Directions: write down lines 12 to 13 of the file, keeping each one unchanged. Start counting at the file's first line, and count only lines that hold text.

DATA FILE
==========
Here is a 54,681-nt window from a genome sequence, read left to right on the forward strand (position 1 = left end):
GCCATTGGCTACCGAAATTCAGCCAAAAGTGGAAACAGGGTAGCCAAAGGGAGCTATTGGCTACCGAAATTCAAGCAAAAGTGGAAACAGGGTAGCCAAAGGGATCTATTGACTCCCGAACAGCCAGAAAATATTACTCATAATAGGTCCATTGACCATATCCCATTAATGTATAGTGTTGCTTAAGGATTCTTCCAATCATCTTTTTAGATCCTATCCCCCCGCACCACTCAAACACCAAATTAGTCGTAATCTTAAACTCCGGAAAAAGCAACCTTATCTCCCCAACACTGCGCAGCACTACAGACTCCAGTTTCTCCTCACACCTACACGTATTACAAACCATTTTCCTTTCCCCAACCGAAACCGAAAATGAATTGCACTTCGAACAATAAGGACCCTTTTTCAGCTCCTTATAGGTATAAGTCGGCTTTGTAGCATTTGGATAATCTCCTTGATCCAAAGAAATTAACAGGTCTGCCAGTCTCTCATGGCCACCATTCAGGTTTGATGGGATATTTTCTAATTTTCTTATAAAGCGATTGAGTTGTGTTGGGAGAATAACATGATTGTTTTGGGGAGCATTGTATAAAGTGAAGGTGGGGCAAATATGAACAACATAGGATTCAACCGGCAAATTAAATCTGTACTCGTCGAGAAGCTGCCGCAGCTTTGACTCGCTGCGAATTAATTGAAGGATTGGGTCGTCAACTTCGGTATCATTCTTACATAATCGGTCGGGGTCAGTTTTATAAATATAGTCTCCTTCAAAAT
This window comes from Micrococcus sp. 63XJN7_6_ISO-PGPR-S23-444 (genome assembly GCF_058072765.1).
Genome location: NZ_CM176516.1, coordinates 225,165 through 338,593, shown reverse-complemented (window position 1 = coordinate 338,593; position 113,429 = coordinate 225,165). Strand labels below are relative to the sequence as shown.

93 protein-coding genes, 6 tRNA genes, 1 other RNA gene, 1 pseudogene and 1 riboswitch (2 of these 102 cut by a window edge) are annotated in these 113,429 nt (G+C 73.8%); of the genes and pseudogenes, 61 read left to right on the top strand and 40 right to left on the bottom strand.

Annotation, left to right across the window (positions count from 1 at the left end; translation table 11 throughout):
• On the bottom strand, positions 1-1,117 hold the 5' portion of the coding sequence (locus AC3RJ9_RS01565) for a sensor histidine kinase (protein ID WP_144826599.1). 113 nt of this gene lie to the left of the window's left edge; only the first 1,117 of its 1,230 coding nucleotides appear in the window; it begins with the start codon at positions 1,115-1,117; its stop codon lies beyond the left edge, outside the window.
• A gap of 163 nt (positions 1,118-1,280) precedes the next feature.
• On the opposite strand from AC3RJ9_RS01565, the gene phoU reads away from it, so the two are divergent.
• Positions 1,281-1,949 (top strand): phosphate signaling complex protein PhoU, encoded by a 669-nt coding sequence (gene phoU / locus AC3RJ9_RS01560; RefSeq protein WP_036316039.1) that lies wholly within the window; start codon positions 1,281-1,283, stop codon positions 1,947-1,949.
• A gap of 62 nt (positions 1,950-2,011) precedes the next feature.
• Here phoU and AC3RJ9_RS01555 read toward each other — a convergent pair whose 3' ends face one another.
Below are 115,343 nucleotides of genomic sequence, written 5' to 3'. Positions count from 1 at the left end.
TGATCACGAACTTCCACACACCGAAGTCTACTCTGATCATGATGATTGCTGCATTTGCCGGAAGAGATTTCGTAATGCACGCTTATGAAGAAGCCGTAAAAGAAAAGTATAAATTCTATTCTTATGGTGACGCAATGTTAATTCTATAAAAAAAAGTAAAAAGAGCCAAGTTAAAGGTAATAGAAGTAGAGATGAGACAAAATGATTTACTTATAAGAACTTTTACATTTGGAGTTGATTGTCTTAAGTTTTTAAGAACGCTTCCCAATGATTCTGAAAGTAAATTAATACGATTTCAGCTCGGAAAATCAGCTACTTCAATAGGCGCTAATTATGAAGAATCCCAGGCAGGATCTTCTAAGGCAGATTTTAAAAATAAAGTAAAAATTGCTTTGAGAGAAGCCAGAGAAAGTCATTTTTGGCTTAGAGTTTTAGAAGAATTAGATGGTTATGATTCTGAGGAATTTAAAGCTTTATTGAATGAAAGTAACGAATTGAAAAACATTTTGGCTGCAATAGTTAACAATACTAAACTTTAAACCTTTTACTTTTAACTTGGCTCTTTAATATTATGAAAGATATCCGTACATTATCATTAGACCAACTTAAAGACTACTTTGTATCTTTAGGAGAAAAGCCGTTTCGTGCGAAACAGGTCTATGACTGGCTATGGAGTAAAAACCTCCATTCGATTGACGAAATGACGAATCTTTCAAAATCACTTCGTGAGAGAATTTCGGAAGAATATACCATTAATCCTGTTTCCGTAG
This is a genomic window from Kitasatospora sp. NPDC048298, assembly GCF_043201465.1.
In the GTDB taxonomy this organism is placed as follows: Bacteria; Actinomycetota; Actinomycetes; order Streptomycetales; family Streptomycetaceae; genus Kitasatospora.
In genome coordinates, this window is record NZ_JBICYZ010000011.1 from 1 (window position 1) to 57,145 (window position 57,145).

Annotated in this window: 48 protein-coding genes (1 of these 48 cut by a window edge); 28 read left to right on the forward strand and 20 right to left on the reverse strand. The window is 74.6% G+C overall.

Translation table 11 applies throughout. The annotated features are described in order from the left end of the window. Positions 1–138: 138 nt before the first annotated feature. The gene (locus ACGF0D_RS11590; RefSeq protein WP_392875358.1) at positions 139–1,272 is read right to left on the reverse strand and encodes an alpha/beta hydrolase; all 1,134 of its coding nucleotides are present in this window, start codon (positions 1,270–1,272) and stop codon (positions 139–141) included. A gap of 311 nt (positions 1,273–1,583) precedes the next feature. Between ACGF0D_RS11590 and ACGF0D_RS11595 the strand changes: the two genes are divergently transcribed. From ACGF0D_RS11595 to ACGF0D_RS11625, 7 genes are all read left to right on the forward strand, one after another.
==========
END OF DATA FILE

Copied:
• Here phoU and AC3RJ9_RS01555 read toward each other — a convergent pair whose 3' ends face one another.
Below are 115,343 nucleotides of genomic sequence, written 5' to 3'. Positions count from 1 at the left end.